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Individual Voluntary Arrangements (IVA)

An individual voluntary arrangement (IVA) is a form of insolvency that involves agreeing a repayment plan between you and those you owe money to (your creditors) with the help of an insolvency practitioner.

We’ll explain exactly what this means and what it entails and in doing so, help you work out whether or not an IVA is an appropriate solution to your debt troubles.

What is an Individual Voluntary Arrangement?

An individual voluntary arrangement, or IVA, is an agreement reached between you and your creditors to pay part or all of the debts you owe over a certain period of time.

IVAs are designed to help you deal with unsecured debts like personal loans or credit card debt but will not apply to things like mortgages that are secured against your home.

This kind of debt solution is designed for those who are swamped in debt that they are simply unable to repay. It is a form of insolvency that is, arguably, less severe than declaring bankruptcy. The idea is that you extend the repayment term by reducing monthly repayments and eventually pay off all or most of what you owe.

How do they work?

To set up an IVA, you’ll need the services of an insolvency practitioner, or IP. The IP will often be an accountant or lawyer or other kind of licensed legal operative and will charge a fee for their services. The exact size of this fee can vary but typical costs could be around £5,000.

The insolvency practitioner will facilitate the setting up of the IVA, interacting with the creditors on your behalf throughout the course of the arrangement.

The IP will work out a monthly payment plan that will last around five years. Essentially you pay this money to your IP and they will then distribute it among your creditors in some way that they deem appropriate given how much you owe to each. In this sense, you are effectively combining all of your existing debt into one reduced repayment plan.

It is important to remember that depending on the IP you go with, they may keep a portion of what you pay each month as an additional fee.

For an IVA to be made official, you need a consensus from the creditors to whom you owe at least 75% of you debt. So if you owe a total of £50,000 to ten different creditors and £40,000 is owed to six of them, then agreement from those six means that the remaining four are legally obliged to agree to the terms as well.

Once the IVA is put in place officially, all parties are legally bound to stick to the terms.

How will I be affected by an IVA?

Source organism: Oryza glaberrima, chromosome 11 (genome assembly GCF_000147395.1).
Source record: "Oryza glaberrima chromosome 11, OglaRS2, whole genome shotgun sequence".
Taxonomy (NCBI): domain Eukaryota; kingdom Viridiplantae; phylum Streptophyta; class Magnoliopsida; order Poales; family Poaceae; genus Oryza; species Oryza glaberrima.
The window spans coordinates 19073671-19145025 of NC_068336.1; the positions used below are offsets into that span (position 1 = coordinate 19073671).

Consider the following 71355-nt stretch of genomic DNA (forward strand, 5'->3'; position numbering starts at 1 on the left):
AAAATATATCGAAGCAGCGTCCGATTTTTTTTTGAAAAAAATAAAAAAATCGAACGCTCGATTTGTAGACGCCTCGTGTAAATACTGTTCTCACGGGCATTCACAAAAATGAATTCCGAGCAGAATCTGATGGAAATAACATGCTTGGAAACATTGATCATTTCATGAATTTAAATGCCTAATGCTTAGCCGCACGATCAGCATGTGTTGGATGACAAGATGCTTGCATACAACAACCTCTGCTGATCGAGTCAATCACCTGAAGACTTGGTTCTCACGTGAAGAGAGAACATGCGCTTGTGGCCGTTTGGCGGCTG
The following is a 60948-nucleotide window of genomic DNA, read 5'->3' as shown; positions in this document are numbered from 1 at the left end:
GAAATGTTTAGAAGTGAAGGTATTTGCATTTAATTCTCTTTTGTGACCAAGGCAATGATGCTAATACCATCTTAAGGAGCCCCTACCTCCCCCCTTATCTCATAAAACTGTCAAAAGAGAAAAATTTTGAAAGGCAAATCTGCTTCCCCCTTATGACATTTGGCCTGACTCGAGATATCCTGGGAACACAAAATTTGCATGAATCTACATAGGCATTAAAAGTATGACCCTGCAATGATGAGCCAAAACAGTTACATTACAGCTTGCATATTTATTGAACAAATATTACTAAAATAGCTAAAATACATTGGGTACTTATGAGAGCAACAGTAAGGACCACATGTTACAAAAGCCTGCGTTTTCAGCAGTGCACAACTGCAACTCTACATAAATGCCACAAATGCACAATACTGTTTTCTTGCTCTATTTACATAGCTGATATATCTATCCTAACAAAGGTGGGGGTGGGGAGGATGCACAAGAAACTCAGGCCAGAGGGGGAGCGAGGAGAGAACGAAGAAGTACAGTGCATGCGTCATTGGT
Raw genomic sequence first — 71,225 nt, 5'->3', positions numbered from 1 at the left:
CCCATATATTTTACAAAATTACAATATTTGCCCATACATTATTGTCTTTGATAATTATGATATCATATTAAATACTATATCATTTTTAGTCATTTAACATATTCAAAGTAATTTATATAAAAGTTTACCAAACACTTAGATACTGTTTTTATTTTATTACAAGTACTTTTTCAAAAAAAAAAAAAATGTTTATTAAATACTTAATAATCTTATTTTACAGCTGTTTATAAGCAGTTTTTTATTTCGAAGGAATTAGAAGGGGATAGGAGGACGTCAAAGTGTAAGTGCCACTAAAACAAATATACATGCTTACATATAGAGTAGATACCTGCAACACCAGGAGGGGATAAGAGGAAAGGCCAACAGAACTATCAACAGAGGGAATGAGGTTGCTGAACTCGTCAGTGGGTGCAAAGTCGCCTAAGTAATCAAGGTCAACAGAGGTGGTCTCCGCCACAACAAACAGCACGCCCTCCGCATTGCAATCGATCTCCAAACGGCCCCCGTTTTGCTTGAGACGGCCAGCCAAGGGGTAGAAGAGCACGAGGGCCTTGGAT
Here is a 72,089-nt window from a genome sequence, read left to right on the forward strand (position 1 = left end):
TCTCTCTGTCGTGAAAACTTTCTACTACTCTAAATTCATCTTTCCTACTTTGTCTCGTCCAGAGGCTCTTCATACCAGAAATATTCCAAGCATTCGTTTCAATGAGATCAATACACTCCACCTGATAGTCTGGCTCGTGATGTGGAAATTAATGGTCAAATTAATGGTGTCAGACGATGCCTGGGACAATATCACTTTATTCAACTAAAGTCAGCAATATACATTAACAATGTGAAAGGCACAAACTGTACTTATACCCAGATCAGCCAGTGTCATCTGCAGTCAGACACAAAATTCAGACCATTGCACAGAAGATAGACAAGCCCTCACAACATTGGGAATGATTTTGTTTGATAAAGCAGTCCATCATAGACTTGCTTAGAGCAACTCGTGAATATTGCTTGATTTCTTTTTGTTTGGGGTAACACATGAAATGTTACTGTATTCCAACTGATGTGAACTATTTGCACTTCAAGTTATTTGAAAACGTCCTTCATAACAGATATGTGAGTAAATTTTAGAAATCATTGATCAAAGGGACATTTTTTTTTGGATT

The main benefit of an IVA is that the payment plan will be tailored to what you can actually afford to pay back. If, by the end of the agreed term of the IVA, your debt is not completely paid off, then the remainder will be written off.

If you’re a business owner, you’ll also be able to continue trading while the IVA is active and unlike bankruptcy, an IVA is not announced publicly, making it a less stigmatising form of insolvency.

You’ll usually be able to keep expensive assets like your home and your car when you start an IVA, though you may have to remortgage your house in order to release any equity that may help pay off your debts.

One major drawback of IVAs is that starting one will adversely affect your credit rating. However this is more or less unavoidable if you’re in a situation where you need to declare some kind of insolvency and it can always be improved over time. If the debt you owe outweighs the income you’re receiving, then coming up with a debt solution like an IVA should take priority over attempting to maintain a good credit score.

Should I apply for an IVA?

In order to qualify for an IVA, you generally need have at least £10,000 in unsecured debt owed to two or more creditors. These figures are not legal requirements (there are none) but are general rules of thumb followed by the industry. You also need to be a resident in England, Wales or Northern Ireland. There is an equivalent scheme for those who live in Scotland called a Protected Trust Deed.

If all of the above applies to you and you have enough of a regular income to pay some but not all of the debt that you owe then you should consider an IVA. You should bear in mind though, that if you fail to meet the agreed monthly payments at any point during the course of the arrangement, then it may be rescinded and you could be forced to declare bankruptcy.

Head over to our IVA application page and fill in our short form to set up an agreement with our trusted debt management partners today. It only takes a matter of minutes for you to be well on your way to escaping your debt.

What happens when the IVA is over?

At the end of the IVA, your remaining debt will be written off and you will be able to, for all intents and purposes, start over financially.

The IVA will remain as a negative mark on your credit report for up to seven years and so during this time you might find it more difficult to apply for any other loans or credit. However upon successful completion of the agreement, the record of your IVA will be wiped from the Insolvency Register.

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